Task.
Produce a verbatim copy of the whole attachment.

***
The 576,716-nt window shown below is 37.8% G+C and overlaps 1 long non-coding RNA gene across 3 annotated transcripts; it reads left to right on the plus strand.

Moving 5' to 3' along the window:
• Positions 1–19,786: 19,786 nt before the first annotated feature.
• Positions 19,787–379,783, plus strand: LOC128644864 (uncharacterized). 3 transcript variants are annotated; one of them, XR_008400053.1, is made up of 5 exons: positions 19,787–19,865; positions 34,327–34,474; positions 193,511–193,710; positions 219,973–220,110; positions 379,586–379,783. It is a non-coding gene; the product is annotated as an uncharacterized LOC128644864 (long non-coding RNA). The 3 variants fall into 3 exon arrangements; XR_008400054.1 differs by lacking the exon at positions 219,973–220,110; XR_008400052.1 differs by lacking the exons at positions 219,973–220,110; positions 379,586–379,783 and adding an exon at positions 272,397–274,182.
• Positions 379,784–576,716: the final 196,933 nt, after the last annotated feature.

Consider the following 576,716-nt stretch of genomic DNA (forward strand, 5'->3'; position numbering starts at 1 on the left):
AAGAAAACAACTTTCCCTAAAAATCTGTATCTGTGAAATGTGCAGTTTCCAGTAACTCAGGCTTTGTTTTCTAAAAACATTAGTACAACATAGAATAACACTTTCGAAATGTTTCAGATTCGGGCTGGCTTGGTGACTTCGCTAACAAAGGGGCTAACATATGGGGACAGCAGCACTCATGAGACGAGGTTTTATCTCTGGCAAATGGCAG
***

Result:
The 576,716-nt window shown below is 37.8% G+C and overlaps 1 long non-coding RNA gene across 3 annotated transcripts; it reads left to right on the plus strand.

Moving 5' to 3' along the window:
• Positions 1–19,786: 19,786 nt before the first annotated feature.
• Positions 19,787–379,783, plus strand: LOC128644864 (uncharacterized). 3 transcript variants are annotated; one of them, XR_008400053.1, is made up of 5 exons: positions 19,787–19,865; positions 34,327–34,474; positions 193,511–193,710; positions 219,973–220,110; positions 379,586–379,783. It is a non-coding gene; the product is annotated as an uncharacterized LOC128644864 (long non-coding RNA). The 3 variants fall into 3 exon arrangements; XR_008400054.1 differs by lacking the exon at positions 219,973–220,110; XR_008400052.1 differs by lacking the exons at positions 219,973–220,110; positions 379,586–379,783 and adding an exon at positions 272,397–274,182.
• Positions 379,784–576,716: the final 196,933 nt, after the last annotated feature.

Consider the following 576,716-nt stretch of genomic DNA (forward strand, 5'->3'; position numbering starts at 1 on the left):
AAGAAAACAACTTTCCCTAAAAATCTGTATCTGTGAAATGTGCAGTTTCCAGTAACTCAGGCTTTGTTTTCTAAAAACATTAGTACAACATAGAATAACACTTTCGAAATGTTTCAGATTCGGGCTGGCTTGGTGACTTCGCTAACAAAGGGGCTAACATATGGGGACAGCAGCACTCATGAGACGAGGTTTTATCTCTGGCAAATGGCAG